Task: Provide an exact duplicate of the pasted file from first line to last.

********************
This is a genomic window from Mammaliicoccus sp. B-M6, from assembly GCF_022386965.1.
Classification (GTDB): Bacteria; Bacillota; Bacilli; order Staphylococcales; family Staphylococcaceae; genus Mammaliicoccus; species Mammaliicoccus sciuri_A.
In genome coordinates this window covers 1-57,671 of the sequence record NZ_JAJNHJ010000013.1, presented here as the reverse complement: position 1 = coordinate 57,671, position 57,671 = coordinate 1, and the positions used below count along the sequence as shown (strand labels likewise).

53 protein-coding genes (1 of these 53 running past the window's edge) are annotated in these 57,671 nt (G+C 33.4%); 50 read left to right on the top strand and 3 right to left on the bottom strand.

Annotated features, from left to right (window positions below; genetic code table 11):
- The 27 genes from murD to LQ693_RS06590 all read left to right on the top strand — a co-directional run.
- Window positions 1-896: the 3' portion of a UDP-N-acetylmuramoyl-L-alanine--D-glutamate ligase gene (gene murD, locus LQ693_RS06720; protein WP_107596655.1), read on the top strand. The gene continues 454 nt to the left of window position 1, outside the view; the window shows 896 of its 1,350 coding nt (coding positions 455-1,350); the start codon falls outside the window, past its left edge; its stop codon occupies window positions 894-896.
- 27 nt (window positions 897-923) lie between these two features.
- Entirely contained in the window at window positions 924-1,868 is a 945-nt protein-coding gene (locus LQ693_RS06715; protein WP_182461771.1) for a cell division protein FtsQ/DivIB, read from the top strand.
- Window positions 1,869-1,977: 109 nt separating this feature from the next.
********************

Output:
This is a genomic window from Mammaliicoccus sp. B-M6, from assembly GCF_022386965.1.
Classification (GTDB): Bacteria; Bacillota; Bacilli; order Staphylococcales; family Staphylococcaceae; genus Mammaliicoccus; species Mammaliicoccus sciuri_A.
In genome coordinates this window covers 1-57,671 of the sequence record NZ_JAJNHJ010000013.1, presented here as the reverse complement: position 1 = coordinate 57,671, position 57,671 = coordinate 1, and the positions used below count along the sequence as shown (strand labels likewise).

53 protein-coding genes (1 of these 53 running past the window's edge) are annotated in these 57,671 nt (G+C 33.4%); 50 read left to right on the top strand and 3 right to left on the bottom strand.

Annotated features, from left to right (window positions below; genetic code table 11):
- The 27 genes from murD to LQ693_RS06590 all read left to right on the top strand — a co-directional run.
- Window positions 1-896: the 3' portion of a UDP-N-acetylmuramoyl-L-alanine--D-glutamate ligase gene (gene murD, locus LQ693_RS06720; protein WP_107596655.1), read on the top strand. The gene continues 454 nt to the left of window position 1, outside the view; the window shows 896 of its 1,350 coding nt (coding positions 455-1,350); the start codon falls outside the window, past its left edge; its stop codon occupies window positions 894-896.
- 27 nt (window positions 897-923) lie between these two features.
- Entirely contained in the window at window positions 924-1,868 is a 945-nt protein-coding gene (locus LQ693_RS06715; protein WP_182461771.1) for a cell division protein FtsQ/DivIB, read from the top strand.
- Window positions 1,869-1,977: 109 nt separating this feature from the next.